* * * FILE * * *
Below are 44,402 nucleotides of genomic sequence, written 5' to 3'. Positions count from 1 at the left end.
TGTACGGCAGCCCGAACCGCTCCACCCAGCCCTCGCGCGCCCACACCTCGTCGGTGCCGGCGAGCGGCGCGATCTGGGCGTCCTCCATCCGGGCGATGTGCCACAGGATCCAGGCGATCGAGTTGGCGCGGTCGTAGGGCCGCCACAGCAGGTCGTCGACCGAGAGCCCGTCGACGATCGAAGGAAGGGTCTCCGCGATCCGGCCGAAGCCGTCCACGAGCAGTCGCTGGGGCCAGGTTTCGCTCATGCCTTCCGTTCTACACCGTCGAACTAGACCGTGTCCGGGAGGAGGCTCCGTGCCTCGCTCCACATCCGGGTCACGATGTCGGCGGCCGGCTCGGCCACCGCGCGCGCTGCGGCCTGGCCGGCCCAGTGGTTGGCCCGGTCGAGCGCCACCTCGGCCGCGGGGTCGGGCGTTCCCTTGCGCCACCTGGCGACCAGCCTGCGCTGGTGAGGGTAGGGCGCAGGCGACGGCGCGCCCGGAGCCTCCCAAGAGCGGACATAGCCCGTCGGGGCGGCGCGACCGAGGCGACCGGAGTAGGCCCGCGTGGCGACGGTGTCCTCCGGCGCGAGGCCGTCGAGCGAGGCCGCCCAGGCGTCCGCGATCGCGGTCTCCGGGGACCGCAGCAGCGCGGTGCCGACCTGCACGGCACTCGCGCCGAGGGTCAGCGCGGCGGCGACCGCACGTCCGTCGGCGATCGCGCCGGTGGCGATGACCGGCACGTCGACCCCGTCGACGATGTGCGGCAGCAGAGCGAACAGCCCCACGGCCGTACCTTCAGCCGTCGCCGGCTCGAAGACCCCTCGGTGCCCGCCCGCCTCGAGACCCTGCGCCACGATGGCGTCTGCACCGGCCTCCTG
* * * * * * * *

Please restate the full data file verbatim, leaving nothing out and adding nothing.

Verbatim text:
Below are 44,402 nucleotides of genomic sequence, written 5' to 3'. Positions count from 1 at the left end.
TGTACGGCAGCCCGAACCGCTCCACCCAGCCCTCGCGCGCCCACACCTCGTCGGTGCCGGCGAGCGGCGCGATCTGGGCGTCCTCCATCCGGGCGATGTGCCACAGGATCCAGGCGATCGAGTTGGCGCGGTCGTAGGGCCGCCACAGCAGGTCGTCGACCGAGAGCCCGTCGACGATCGAAGGAAGGGTCTCCGCGATCCGGCCGAAGCCGTCCACGAGCAGTCGCTGGGGCCAGGTTTCGCTCATGCCTTCCGTTCTACACCGTCGAACTAGACCGTGTCCGGGAGGAGGCTCCGTGCCTCGCTCCACATCCGGGTCACGATGTCGGCGGCCGGCTCGGCCACCGCGCGCGCTGCGGCCTGGCCGGCCCAGTGGTTGGCCCGGTCGAGCGCCACCTCGGCCGCGGGGTCGGGCGTTCCCTTGCGCCACCTGGCGACCAGCCTGCGCTGGTGAGGGTAGGGCGCAGGCGACGGCGCGCCCGGAGCCTCCCAAGAGCGGACATAGCCCGTCGGGGCGGCGCGACCGAGGCGACCGGAGTAGGCCCGCGTGGCGACGGTGTCCTCCGGCGCGAGGCCGTCGAGCGAGGCCGCCCAGGCGTCCGCGATCGCGGTCTCCGGGGACCGCAGCAGCGCGGTGCCGACCTGCACGGCACTCGCGCCGAGGGTCAGCGCGGCGGCGACCGCACGTCCGTCGGCGATCGCGCCGGTGGCGATGACCGGCACGTCGACCCCGTCGACGATGTGCGGCAGCAGAGCGAACAGCCCCACGGCCGTACCTTCAGCCGTCGCCGGCTCGAAGACCCCTCGGTGCCCGCCCGCCTCGAGACCCTGCGCCACGATGGCGTCTGCACCGGCCTCCTG